Crime & Justice

Lawsuits filed in police shooting of unarmed man in Venice

Brendon Glenn was fatally shot by LAPD officers May 5, 2015. A friend created a t-shirt with his image the next day.
Brendon Glenn was fatally shot by LAPD officers May 5, 2015. A friend created a t-shirt with his image the next day.
Frank Stoltze/KPCC

The mother of an unarmed man fatally shot by a Los Angeles police officer last year sued the city and the police chief Tuesday.

The lawsuits alleging wrongful death and excessive force in the killing of Brendon Glenn, 29, were filed in local and federal courts by attorneys for Sheryn Camprone of New York. The lawsuits, which seek unspecified damages, also name the officers involved in the May 5 confrontation in the Venice area.

"Glenn was unarmed and not threatening anyone. The killing was completely unjustified," according to the lawsuits.

The lawsuits cite 21 fatal shootings by Los Angeles Police Department officers in 2015, saying Chief Charlie Beck has failed to adequately discipline his officers, "creating a culture of impunity within the LAPD that encourages such violence and incidents of unreasonable force against the public."

Last month, Beck recommended that the officer who shot Glenn twice in the back be criminally charged. The district attorney's office hasn't decided whether to file charges.

The shooting occurred after two officers responded to a 911 call about a man arguing with a bar bouncer and hassling passers-by, police said at the time. The officers spoke to Glenn, who began walking away but then came back and began struggling with someone on the sidewalk, according to a police news release. The officers were trying to detain Glenn when the shooting occurred.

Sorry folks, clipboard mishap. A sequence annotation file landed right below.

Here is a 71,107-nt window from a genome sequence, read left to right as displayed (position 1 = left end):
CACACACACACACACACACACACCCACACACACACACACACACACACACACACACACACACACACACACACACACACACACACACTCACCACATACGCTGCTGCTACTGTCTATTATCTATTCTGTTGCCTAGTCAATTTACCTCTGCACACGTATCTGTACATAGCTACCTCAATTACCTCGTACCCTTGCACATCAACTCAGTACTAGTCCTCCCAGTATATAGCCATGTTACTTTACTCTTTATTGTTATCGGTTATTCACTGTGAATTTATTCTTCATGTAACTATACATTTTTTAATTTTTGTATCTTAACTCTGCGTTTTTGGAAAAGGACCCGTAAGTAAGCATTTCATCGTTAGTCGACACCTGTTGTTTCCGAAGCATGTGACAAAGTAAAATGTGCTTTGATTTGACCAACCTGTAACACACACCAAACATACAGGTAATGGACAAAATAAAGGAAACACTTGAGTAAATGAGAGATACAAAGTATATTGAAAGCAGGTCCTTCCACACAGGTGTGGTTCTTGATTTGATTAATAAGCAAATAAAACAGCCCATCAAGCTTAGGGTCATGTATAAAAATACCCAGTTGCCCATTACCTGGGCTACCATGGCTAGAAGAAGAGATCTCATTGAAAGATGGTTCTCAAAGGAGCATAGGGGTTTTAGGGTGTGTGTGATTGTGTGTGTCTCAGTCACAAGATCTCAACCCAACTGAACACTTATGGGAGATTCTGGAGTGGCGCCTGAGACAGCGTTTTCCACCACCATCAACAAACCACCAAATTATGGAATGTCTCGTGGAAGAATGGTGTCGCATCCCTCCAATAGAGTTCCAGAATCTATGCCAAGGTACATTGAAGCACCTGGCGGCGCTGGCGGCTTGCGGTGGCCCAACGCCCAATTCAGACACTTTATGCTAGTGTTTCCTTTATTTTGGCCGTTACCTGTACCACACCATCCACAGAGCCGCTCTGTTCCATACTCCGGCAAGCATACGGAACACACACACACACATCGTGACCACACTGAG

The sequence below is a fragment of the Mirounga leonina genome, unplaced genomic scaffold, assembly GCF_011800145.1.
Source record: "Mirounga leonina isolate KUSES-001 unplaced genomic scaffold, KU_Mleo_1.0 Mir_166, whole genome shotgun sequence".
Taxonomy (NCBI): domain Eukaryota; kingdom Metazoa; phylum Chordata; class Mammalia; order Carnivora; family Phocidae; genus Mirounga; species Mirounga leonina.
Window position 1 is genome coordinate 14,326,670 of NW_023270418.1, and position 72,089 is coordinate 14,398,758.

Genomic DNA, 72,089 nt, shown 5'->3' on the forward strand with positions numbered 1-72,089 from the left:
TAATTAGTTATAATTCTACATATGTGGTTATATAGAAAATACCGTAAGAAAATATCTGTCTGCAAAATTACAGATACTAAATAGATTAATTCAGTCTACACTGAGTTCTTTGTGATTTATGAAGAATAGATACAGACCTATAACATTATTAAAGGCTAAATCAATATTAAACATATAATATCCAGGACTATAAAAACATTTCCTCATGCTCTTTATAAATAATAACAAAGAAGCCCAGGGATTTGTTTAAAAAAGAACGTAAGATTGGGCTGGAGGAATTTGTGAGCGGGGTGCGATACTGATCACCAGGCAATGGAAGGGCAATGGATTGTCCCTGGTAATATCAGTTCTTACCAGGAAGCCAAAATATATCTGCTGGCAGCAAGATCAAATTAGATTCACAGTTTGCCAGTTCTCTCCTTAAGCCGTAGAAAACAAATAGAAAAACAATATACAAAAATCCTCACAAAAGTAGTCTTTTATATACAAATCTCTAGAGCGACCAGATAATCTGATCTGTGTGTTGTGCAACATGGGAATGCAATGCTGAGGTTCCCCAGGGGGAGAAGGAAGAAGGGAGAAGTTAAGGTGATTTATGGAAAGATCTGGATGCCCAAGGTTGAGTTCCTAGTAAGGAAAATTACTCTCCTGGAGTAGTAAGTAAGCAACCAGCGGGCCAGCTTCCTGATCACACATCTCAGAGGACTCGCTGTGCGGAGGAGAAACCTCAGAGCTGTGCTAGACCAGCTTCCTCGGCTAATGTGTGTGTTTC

The lawsuits assert that Glenn was standing on a sidewalk when the doorman told him to move on and then came into physical contact with Glenn, who started to leave when officers confronted him. The officers grabbed Glenn without justification and gave no verbal command or warning before he was shot, the suits say.

City attorney's office spokesman Frank Mateljan said he could not comment on pending litigation.

Beck's recommendation came after investigators concluded that Glenn was on his stomach trying to push himself up when Officer Clifford Proctor shot him, and that Glenn wasn't trying to take a gun from Proctor or his partner.

The shooting came amid tensions nationwide over police killings of unarmed black men. One of Glenn's parents is black, as is Proctor.

The officer's attorney, Larry Hanna, contends the shooting was justified because Proctor thought Glenn was reaching for his partner's gun, and that surveillance video of the shooting does not show both of Glenn's hands.

The lawsuits also criticize the police department's refusal to release the video, saying "the city continues to hide from scrutiny."